Every year, great actors sabotage their own chances for an Oscar nomination — and in rarer cases, for an Oscar win (damnit, Julianne Moore) — by delivering stellar performances in multiple films, thus splitting their votes and coming up empty-handed. This year, everyone's talking about Ryan Gosling, Michael Fassbender and Jessica Chastain, three young actors who shined in no less than 11 award-worthy films. These hard-working and talented stars, who for the most part deserve the attention, have unfortunately overshadowed Benedict Cumberbatch, 35, perhaps best known for playing Detective Holmes on TV's Sherlock.

In addition to the magnetism and intrigue he has brought to Holmes, Cumberbatch has had a great year on film — a fact that has not escaped the notice of J.J. Abrams, who recently cast the Brit in Star Trek 2. "Honestly, he’s just an incredible actor," Abrams said at a press conference. "If you’ve seen his work in Sherlock, he’s just got incredible skills. He’s an amazing stage actor. He did amazing work (on stage) in Frankenstein. He’s brilliant. You try to cast people who are great. We got lucky."

Cumberbatch's most notable success in film this year occurred in Tinker, Tailor, Soldier, Spy, a film that has not been met with much warmth in the United States. Perhaps a lack of familiarity with the John Le Carre novel upon which the film is based, combined with a labyrinthine plot, left most American viewers of Tinker, Tailor, Soldier, Spy wildly perplexed (myself included), but that ought not to distract from the quality of the acting, which was superb. Gary Oldman, in the lead role of George Smiley, has been the subject of a fair share of buzz for his understated performance, but that makes Cumberbatch's lack of attention all the more puzzling. As Smiley's right-hand man Peter Guillam in the film, Cumberbatch dazzles like Swarovski crystal held to the light, while suggesting, in minute flashes, an edge of insidious sharpness.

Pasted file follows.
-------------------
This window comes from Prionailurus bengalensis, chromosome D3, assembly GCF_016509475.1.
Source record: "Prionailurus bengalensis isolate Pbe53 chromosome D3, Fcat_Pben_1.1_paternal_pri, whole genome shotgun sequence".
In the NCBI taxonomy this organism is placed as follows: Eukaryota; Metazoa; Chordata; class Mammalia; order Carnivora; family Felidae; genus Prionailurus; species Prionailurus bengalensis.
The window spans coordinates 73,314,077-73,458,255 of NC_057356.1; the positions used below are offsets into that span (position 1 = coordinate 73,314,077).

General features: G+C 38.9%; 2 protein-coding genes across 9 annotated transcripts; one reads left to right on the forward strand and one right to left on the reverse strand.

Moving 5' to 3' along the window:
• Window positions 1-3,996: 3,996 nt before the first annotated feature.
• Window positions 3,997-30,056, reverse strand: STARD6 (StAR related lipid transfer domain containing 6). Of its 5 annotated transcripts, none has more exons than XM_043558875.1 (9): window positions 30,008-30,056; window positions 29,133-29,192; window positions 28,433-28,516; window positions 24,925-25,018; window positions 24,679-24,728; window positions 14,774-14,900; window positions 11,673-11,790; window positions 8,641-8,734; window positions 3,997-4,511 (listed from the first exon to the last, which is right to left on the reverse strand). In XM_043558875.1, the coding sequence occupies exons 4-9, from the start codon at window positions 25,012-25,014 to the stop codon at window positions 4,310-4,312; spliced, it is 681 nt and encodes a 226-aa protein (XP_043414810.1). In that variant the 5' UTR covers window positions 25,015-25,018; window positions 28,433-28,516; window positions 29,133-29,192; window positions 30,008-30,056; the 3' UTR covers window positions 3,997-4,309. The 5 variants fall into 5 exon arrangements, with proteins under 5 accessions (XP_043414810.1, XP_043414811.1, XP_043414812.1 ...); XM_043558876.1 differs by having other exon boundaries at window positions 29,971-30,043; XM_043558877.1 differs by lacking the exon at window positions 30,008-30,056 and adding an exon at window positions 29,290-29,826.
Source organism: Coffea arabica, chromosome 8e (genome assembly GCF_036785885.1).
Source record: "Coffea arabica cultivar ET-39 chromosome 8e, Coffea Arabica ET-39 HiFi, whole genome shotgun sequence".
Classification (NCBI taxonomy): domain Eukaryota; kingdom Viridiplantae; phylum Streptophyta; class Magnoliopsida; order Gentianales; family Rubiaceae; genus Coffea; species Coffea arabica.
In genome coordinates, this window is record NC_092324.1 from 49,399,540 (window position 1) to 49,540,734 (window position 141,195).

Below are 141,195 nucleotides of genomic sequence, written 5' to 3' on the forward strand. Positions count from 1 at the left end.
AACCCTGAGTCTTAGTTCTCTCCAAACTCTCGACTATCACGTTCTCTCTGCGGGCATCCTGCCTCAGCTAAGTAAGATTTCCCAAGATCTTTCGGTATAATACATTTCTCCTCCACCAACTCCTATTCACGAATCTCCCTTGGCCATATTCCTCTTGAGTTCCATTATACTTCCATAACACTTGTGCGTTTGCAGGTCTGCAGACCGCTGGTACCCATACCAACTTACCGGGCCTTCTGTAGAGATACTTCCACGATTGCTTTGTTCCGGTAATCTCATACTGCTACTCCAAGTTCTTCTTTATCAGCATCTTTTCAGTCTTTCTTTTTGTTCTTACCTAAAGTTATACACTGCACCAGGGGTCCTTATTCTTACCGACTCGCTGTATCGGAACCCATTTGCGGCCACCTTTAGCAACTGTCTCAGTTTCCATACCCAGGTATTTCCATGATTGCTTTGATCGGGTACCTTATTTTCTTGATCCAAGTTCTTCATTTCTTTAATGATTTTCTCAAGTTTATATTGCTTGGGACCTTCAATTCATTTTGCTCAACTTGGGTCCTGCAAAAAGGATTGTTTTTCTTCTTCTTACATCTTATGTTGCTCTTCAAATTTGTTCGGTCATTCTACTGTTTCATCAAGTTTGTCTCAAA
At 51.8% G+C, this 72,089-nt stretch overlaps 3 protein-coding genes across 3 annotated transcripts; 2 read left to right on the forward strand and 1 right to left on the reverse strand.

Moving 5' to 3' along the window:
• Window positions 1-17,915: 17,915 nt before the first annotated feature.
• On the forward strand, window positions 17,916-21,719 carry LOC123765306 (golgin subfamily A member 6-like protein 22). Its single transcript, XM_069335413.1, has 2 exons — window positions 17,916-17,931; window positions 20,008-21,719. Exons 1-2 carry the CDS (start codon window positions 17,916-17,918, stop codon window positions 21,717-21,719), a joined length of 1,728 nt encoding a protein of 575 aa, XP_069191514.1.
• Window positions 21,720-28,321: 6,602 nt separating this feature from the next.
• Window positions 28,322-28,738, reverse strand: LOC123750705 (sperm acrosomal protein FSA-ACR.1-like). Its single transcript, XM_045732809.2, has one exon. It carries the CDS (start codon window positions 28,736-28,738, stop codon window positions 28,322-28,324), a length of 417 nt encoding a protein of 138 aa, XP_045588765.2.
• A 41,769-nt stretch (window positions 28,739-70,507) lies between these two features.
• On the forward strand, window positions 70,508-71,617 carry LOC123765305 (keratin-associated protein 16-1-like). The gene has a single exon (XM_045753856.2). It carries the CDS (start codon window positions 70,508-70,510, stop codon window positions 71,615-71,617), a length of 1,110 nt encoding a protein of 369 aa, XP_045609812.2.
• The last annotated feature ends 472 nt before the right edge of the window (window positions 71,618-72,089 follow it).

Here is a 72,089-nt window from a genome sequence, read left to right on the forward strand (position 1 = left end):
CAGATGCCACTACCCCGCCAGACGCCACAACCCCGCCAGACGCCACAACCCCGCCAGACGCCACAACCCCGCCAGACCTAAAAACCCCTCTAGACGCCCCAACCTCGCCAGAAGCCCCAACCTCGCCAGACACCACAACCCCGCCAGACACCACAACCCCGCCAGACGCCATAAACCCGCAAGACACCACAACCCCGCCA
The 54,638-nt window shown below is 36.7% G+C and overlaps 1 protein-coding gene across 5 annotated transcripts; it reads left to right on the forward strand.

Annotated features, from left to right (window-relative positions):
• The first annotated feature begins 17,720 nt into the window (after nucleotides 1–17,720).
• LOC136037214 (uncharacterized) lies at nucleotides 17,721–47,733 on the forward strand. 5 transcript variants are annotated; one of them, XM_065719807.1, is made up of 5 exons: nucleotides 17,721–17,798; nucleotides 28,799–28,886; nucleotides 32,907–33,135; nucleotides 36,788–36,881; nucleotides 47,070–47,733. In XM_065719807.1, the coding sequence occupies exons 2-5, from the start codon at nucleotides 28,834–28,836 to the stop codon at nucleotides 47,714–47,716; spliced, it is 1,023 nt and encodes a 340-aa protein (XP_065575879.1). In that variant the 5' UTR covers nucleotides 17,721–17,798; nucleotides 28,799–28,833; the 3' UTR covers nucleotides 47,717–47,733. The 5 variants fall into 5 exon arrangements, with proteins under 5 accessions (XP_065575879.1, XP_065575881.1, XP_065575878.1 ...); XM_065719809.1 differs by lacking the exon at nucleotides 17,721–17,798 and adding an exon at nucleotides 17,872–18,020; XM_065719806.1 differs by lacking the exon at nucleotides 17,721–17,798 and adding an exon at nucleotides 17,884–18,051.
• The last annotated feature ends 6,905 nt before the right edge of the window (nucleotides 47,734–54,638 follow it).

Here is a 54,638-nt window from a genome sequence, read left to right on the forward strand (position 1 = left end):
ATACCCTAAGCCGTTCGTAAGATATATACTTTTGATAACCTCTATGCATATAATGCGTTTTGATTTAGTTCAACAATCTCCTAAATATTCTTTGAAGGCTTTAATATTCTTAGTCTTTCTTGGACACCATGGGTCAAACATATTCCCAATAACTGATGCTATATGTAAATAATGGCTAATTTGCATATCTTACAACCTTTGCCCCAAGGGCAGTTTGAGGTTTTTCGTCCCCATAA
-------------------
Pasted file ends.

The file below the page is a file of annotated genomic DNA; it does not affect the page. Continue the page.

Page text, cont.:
Notice the way Cumberbatch describes Guilliam's character in our exclusive interview with him and compare it to the thoughtless dribble most actors his age use to describe their work. "So it’s interesting Guillam on the front of it is very at ease with who he is, his visual look is very sort of dandified. He’s got a great blond bob, and fantastic Citroën DS car, and these fantastic beautiful clothes," he said. "It’s all going swimmingly, but that’s part of a personal armor that slowly, steadily gets stripped away."

There's also something about Cumberbatch not so easy to explain — a je ne sais quois missing from many Hollywood stars that fill out the year's roster of beefcakes and bad boys. It could be that he's not exactly cut out to be a hearthrob, replacing biceps and pouty lips with something more cerebral, more dignified. In Steven Spielberg's War Horse he is simply electrifying: the film, asleep with sentimentality for its first thirty or so minutes, bolts upright when Cumberbatch's naively-trained Major Stewart strides into the frame, and sags a little when he departs a brief interim later. No, it's not quite enough screen time to really earn him an Oscar nod — not among such lengthier supporting roles played brilliantly by Albert Brooks in Drive and Christopher Plummer in Beginners — but if there were an Academy Award for scene-stealing, Cumberbatch would be 2011's most deserving.

—JUSTIN JANNISE

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